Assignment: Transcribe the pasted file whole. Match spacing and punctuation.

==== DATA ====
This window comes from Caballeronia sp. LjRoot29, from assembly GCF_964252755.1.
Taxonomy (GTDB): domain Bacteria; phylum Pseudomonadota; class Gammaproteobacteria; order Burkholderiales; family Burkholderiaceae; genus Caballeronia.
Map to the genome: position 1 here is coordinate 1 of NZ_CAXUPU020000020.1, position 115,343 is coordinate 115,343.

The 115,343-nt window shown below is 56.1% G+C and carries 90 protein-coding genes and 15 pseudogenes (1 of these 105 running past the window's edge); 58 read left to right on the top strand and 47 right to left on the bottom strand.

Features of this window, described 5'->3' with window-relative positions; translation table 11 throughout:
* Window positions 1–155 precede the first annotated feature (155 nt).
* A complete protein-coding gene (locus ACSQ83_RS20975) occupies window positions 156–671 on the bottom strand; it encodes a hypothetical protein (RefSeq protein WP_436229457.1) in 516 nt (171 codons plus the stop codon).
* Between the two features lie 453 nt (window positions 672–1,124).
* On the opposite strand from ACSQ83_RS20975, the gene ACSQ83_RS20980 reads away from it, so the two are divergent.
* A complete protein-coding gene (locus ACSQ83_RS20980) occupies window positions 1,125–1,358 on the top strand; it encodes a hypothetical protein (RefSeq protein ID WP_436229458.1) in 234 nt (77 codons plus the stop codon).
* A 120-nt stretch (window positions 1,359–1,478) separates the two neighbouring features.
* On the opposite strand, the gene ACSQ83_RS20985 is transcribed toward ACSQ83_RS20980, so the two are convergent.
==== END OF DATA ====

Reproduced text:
This window comes from Caballeronia sp. LjRoot29, from assembly GCF_964252755.1.
Taxonomy (GTDB): domain Bacteria; phylum Pseudomonadota; class Gammaproteobacteria; order Burkholderiales; family Burkholderiaceae; genus Caballeronia.
Map to the genome: position 1 here is coordinate 1 of NZ_CAXUPU020000020.1, position 115,343 is coordinate 115,343.

The 115,343-nt window shown below is 56.1% G+C and carries 90 protein-coding genes and 15 pseudogenes (1 of these 105 running past the window's edge); 58 read left to right on the top strand and 47 right to left on the bottom strand.

Features of this window, described 5'->3' with window-relative positions; translation table 11 throughout:
* Window positions 1–155 precede the first annotated feature (155 nt).
* A complete protein-coding gene (locus ACSQ83_RS20975) occupies window positions 156–671 on the bottom strand; it encodes a hypothetical protein (RefSeq protein WP_436229457.1) in 516 nt (171 codons plus the stop codon).
* Between the two features lie 453 nt (window positions 672–1,124).
* On the opposite strand from ACSQ83_RS20975, the gene ACSQ83_RS20980 reads away from it, so the two are divergent.
* A complete protein-coding gene (locus ACSQ83_RS20980) occupies window positions 1,125–1,358 on the top strand; it encodes a hypothetical protein (RefSeq protein ID WP_436229458.1) in 234 nt (77 codons plus the stop codon).
* A 120-nt stretch (window positions 1,359–1,478) separates the two neighbouring features.
* On the opposite strand, the gene ACSQ83_RS20985 is transcribed toward ACSQ83_RS20980, so the two are convergent.